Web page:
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any thing that might be really con- let. mendable in him. Thus much only 11. I will venture to affert, that whatever it was, the merit of it is not due to his philosophical principles. These afford no motives to restrain men who have once embraced them from any vices to which their conftitutions may happen to incline. It is too much for the same person to excel in every branch. It is enough if he point the way. All evil beings are not immoral. Lord Chesterfield's friend, himself, mentioned above, offends not in the articles of eating, wine, or women ; he is differently employed. He is employed in tempting others to offend.

The A. tells us, “ Mr. H-'s most " abstract researches were in favour of “ a behaviour perfectly irreproachable.

LET. -_Whoever is acquainted with Mr. 11. “Hm's writings will bear witness,

" that he was a lover of decency, or“ der, and decorum-It would be the “ drudgery of a day to detect a single a light sentence in H."*

I shall transcribe two or three sentences which lie pretty near together, in a Dialogue subjoined to his Enquiry into the Principles of Morals.

" There is almost as great diffi“culty, I acknowledge, to justify “ French, as Greek gallantry; except “ only, that the former is much more “ natural and agreeable than the lat“ ter. But our neighbours, it seems, " have resolved to sacrifice some of " the domesic to the sociable pleasures ; “ and to prefer ease, freedom, and an “open commerce, to a strict fidelity * P. 106, 110.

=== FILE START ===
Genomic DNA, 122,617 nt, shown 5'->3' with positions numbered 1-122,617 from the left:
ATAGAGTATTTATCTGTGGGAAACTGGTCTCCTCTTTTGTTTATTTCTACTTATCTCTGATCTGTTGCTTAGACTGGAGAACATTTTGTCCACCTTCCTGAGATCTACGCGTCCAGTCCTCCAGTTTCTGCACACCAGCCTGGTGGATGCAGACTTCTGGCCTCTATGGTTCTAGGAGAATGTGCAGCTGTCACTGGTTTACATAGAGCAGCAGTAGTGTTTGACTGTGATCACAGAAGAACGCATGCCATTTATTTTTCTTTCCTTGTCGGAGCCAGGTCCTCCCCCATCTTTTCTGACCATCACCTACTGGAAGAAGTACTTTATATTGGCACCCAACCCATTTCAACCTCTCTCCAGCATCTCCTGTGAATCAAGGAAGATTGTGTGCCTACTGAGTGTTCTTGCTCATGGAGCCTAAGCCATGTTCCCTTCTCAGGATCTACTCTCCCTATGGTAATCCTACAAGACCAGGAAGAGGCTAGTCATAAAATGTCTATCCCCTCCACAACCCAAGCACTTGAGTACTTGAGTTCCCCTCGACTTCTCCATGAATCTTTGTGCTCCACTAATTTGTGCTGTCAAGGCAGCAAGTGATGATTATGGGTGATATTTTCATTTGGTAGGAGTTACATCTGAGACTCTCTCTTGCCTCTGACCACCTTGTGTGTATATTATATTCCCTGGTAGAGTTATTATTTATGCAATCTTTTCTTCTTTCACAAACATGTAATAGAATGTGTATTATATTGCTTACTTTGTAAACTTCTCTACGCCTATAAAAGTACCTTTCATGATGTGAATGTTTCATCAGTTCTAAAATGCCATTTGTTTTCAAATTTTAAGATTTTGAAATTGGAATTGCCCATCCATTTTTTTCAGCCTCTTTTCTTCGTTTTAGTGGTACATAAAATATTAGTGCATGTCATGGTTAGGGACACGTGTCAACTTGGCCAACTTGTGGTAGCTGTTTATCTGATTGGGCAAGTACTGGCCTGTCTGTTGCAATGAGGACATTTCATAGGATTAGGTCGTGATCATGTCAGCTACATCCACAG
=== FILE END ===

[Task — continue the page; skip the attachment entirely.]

" and

" and constancy. These ends are both LET. " good, and are sometimes difficult to 11. " reconcile; nor need we be sur“ prised, if the customs of nations " incline too much, sometinies to " the one side, and sometimes to the “ other * - It is needless to dif“ semble: the consequence of a very “ free commerce between the sexes, cand of their living much together, " will often terminate in intrigues “ and gallantry. We must facrifice “ fomewhat of the useful, if we be very “ anxious to obtain all the agreeable " qualities; and cannot pretend to “ reach alike every kind of advantage. • Instances of licence, daily multiply“ing, will weaken the scandal with “ the one sex, and teach the other, “ by degrees, to adopt the famous * Essays Vol. ii. P. 397. edit. 1772.

“ maxim

LET. " maxim of La Fontaine with regard 11. “to female infidelity, that if one

knows it, it is but a small matter ; if one knows it not, it is nothing." * Verily, as Lord Foppington says to his brother, in the stage - play-A NICE MARALITY, TAM, STAP MY

VITALS! · When we consider these sentences

as proceeding from the pen of “the “ first philosopher of the age,” in his palmary and capital work, designed to settle the principles of morality on their only proper foundation, « it “ would be the drudgery of a MONTH” to find any thing in the system of Chesterfield and his three associates, “ the dancing.master, the perfumer, “ and the devil,” better calculated to multiply new connections, and dis* Essays Vol. ii. P. 402.

solve old ones; any thing, that so LET. much deserves the profoundest ac- 11.. knowlegements from-the gentlemen of DOCTORS COMMONS.

C , LET

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